What was the defining moment that led you to this innovation?
There isn’t one particular defining moment that led me to the DTFP initiative. I lived in Liberia with my father for just three short years when I was eight years old, 1979-1982. The country was beautiful and amazing, and seemingly innocent. From about 1980 until recently, 2005, Liberia has been in conflict and war. Hundreds of thousands were killed and thousands more fled the country in fear of losing their lives. Liberia lost that innocence that I had witnessed as a boy. The country and region was strewn with conflict, death and destruction, child soldiers, blood diamonds. As I watched this war, one among many in Africa, and I simply wanted to find a way to prevent it from ever happening again. Starting in 2003, I began supporting Liberian refugees at camps in Ghana and Nigeria, funding vocational training programs in hopes that one day, they could return to their country with a skill to help rebuild it. It was during these terrible years that my interest in sustainability grew and in 2007, I was able to be one of the initial graduate students at the new School of Sustainability at Arizona State University, the first in the nation. Since then I've learned many lessons in sustainability and have been exposed to many examples of successful sustainable development, lessons and knowledge I can now apply to Africa in order to prevent those wars I vowed to end so many years ago. In 2008, I was able to safely visit Liberia for the first time in 25 years. The country was virtually the same as 25 years earlier, absolutely no development or progress, only the un-development in the rubble of destroyed buildings, impassable roads, gutted infrastructure, and overexploited resources. Yet, people were returning, and with them, hope for a more sustainable future. And in their eyes shown a glimmer of that innocence I remembered from my youth. And I was stunned, by the multitude of children, everywhere playing, smiling and laughing for my camera and the attention of a strange foreigner with a GPS. And most of all, they played football, not with a ball, but with balled up t-shirts tied together by string made of sugar cane husks, with bare feet for cleats, and strong shin bones for guards; no whistles or referees, no real organization or age separation, just hundreds of kids running around playing football for the sheer joy of the game. It was in these moments that the DTFP was born.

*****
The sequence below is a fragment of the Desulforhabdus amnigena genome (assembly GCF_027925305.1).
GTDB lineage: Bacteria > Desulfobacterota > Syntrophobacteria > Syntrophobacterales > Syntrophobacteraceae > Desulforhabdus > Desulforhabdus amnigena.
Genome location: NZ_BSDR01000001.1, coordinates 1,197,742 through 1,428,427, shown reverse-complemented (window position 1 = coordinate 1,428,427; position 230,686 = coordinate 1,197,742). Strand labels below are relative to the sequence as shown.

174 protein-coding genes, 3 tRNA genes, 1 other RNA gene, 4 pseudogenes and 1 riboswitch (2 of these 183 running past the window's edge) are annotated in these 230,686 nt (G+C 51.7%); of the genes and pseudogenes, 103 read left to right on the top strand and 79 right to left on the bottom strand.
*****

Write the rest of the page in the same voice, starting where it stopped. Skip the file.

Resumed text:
Tell us about the social innovator behind this idea.
About me: Peter Gbelia is a graduate student in the School of Sustainability’s (SOS) MA program and a proud graduate of the US Air Force Academy, class of 1993. Currently, he is a C-17 Pilot with the 313th AS, AFRC, and also flies commercially as a 737 First Officer (FO) for Alaska Airlines. Peter is a LEED Accredited Professional (Leadership in Energy and Environmental Design), and is also HERS (Home Energy Rater System) Certified. He founded the Empowerment Society International (ESI) to introduce Sustainable Development to war torn regions of Africa. It is his belief that sustainability is essential to the growth and survival of these devastated regions. Peter is an ASU Technopolis Entrepreneurial Advantage Program (EAP) grant recipient and the winner of $5,000 UNDP sponsored Small Grant Program award as part of a rural sustainable livelihoods project in Liberia. He is a passionate fan of football (soccer) and lives and plays in Phoenix, Arizona.
How did you first hear about Changemakers?
If through another, please provide the name of the organization or company
Tufeia Foundation Exec Dir. received a Facebook message from Craig Zelizer of the Peace and Collaborative Development Network